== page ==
*Winter 2019/2020* China-BCC Model forecast from October
BCC is the Beijing Climate Center from Beijing, China. BCC organizes and coordinates research efforts on regional climate, operational predictions and climate application and services. It also provides climate services to China and other Asian countries for disaster prevention and mitigation.
BCC as a climate center, also runs their own long range modelling system, called BCCCSM_1.1m. It is the second generation climate modelling prediction system from BCC.
All these forecasts are an average picture over 3 months (Dec-Jan-Feb), and show the general prevailing weather pattern. Even if the models would be completely accurate, it does not mean that such weather conditions would last for 3 months straight. There can still be cold fronts and snowfall in between such milder patterns in the mid-latitudes. The difference is that instead of the usual 10-20 snow days for example, you only get 3-6 snow days (as an example). So the models don’t suggest what the weather will be like for 3 months straight, but just how it might look 40-60% of the time.
Upper level forecasts.
We always want to know how the pressure forecasts look like. That tells us a lot about the overall global circulation and weather patterns. You can learn more about the importance of long range pressure forecasts in our previous post, that contains basic information that you need to know about long range forecasts, and graphics from the September model runs to compare:
Unlike the Euro-USA modelling systems, we see a different story with this forecast system. We have a deep broad low, but not in the North Atlantic. Instead we have the main low core over east Canada, and one over eastern Europe. This is not the classical positive NAO pattern that you can see on the other long range forecasts. Such pattern would promote northerly flow across western USA, and north/northeast flow over Scandinavia down into central Europe, on the edge of that east European low.
Staying at altitude, we have the 850mb temperature forecast, which is on average around 1.500 m altitude in the mid-latitudes. Here, we can see what we expected from the 500mb height forecast in the USA, colder air coming down from Canada into USA over western parts. But we see no hints at any colder anomalies over Europe.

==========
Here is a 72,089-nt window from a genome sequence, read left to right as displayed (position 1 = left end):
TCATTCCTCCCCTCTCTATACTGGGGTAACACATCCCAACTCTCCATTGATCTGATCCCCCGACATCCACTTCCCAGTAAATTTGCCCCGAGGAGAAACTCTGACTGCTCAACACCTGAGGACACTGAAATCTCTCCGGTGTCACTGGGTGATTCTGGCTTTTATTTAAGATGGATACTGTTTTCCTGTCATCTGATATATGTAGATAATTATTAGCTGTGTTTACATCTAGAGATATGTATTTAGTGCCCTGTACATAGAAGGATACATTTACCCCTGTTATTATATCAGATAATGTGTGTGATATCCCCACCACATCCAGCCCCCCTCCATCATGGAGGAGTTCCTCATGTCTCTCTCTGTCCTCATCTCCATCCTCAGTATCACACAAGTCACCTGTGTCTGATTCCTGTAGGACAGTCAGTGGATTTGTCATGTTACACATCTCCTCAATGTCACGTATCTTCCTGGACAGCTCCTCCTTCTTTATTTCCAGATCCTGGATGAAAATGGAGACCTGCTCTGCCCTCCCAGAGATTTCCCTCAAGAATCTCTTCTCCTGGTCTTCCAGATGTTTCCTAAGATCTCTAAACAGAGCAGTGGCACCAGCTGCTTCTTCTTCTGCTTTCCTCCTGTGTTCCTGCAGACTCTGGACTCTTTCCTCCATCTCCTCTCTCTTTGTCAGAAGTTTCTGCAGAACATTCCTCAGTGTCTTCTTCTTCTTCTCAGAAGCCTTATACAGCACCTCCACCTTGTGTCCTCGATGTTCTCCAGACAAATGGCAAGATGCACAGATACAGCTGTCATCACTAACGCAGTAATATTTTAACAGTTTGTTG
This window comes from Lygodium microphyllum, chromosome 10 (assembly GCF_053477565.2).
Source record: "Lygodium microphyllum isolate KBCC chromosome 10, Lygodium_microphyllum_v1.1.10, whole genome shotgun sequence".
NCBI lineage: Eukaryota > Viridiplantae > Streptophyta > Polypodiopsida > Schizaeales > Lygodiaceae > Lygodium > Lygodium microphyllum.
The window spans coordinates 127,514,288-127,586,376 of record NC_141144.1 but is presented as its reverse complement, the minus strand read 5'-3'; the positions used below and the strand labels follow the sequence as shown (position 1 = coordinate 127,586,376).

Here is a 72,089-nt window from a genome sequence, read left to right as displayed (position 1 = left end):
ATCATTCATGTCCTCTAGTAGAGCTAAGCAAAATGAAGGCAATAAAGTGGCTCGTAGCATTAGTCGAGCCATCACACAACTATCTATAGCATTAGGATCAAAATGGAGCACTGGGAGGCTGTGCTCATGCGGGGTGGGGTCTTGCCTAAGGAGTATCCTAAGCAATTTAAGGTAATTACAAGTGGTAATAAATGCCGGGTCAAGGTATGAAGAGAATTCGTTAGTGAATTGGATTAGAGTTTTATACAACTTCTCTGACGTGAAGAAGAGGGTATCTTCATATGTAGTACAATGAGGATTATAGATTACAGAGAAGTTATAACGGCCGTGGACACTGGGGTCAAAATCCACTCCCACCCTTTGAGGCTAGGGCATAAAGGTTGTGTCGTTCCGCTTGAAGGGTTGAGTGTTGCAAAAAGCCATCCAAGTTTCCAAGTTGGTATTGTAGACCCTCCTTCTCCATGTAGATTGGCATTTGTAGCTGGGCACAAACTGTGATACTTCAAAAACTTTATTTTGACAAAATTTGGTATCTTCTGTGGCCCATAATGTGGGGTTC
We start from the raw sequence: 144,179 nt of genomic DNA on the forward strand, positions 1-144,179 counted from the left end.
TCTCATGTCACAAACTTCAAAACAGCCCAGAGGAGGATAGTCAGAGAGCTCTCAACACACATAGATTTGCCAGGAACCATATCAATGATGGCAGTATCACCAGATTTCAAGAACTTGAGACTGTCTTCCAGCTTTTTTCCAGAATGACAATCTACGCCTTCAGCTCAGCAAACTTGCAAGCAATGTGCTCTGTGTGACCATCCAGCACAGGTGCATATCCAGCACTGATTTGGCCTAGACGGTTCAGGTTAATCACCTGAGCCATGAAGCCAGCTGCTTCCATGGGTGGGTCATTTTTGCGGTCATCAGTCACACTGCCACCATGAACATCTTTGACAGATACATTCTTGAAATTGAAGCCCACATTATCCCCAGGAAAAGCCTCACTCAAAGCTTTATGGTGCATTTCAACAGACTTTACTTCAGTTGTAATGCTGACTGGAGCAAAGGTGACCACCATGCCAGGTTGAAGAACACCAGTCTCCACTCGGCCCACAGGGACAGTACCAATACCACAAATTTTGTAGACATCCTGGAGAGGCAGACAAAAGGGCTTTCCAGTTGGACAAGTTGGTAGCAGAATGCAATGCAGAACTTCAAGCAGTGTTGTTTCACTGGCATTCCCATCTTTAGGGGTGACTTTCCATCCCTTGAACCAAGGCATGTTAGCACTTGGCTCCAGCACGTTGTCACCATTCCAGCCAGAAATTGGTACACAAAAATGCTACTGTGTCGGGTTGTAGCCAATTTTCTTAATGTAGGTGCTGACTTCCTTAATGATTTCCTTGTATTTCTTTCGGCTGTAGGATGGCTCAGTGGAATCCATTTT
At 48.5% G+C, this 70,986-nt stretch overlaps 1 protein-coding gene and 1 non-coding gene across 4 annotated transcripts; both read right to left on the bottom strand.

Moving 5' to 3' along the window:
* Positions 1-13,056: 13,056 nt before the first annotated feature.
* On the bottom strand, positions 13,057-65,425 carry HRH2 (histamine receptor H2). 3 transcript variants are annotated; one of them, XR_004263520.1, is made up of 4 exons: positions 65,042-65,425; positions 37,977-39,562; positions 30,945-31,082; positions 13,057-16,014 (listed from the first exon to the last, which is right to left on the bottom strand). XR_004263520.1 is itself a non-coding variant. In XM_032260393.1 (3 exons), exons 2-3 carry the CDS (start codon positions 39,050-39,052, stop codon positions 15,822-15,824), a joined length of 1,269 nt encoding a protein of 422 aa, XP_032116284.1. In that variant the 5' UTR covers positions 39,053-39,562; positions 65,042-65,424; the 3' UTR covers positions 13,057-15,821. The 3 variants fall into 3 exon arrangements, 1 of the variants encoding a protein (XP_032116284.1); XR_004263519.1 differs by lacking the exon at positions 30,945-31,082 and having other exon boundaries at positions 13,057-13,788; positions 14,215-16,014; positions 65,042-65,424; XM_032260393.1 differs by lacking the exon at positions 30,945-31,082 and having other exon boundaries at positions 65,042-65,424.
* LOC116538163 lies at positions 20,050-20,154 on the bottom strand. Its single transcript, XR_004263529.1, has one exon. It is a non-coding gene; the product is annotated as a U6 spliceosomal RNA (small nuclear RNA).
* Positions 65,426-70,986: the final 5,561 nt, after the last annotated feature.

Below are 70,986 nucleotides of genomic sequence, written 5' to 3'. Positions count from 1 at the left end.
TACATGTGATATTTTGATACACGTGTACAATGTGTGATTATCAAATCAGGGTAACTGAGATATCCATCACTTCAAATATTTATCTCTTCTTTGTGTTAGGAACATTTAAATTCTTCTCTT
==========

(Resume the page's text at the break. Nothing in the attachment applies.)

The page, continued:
One of the most used long range parameters is of course the 2-meter temperature anomaly forecast, also simply referred to as the surface temperature forecast. It is the main forecast to tell us what to expect in terms of temperatures (warmer/colder). We can see the colder forecast for west/northwest USA, as emphasized from the pressure forecasts above. But we have no colder air anomalies over Europe, which should be present over Scandinavia and parts of east/central Europe. We see the whole polar circle is under above average temperatures, which does not completely agree with the pressure forecasts above.
Looking at the precipitation forecast, we have wetter than normal over UK and northern/eastern Europe, and drier than normal across southwest and southern Europe. In the USA we see wetter conditions over southern and central parts, as a result of the low pressure over central parts.
To summarize, the BCC forecast from October shows a different forecast than other main global long range systems. It has more winter emphasis in the west/northwest USA, and hints at possible winter conditions in parts of east/central Europe form the pressure forecasts, but not from the temperature forecast.
We still have the stratosphere as a major factor. Long range forecasts are generally not as good at forecasting stratospheric dynamics in detail, which means they tend to underestimate any potential sudden stratospheric warming events (SSW’s), since the final forecast is made out of many individual calculations, which have different ideas about the stratospheric development. An SSW event can have a major impact on the circulation and can cause major pattern changes in the Northern Hemisphere. So a potential SSW event is an important factor that can change the course of winter in either way across the North Hemisphere.
There are more long range models waiting to be explored, so click below to go back to the model selection page: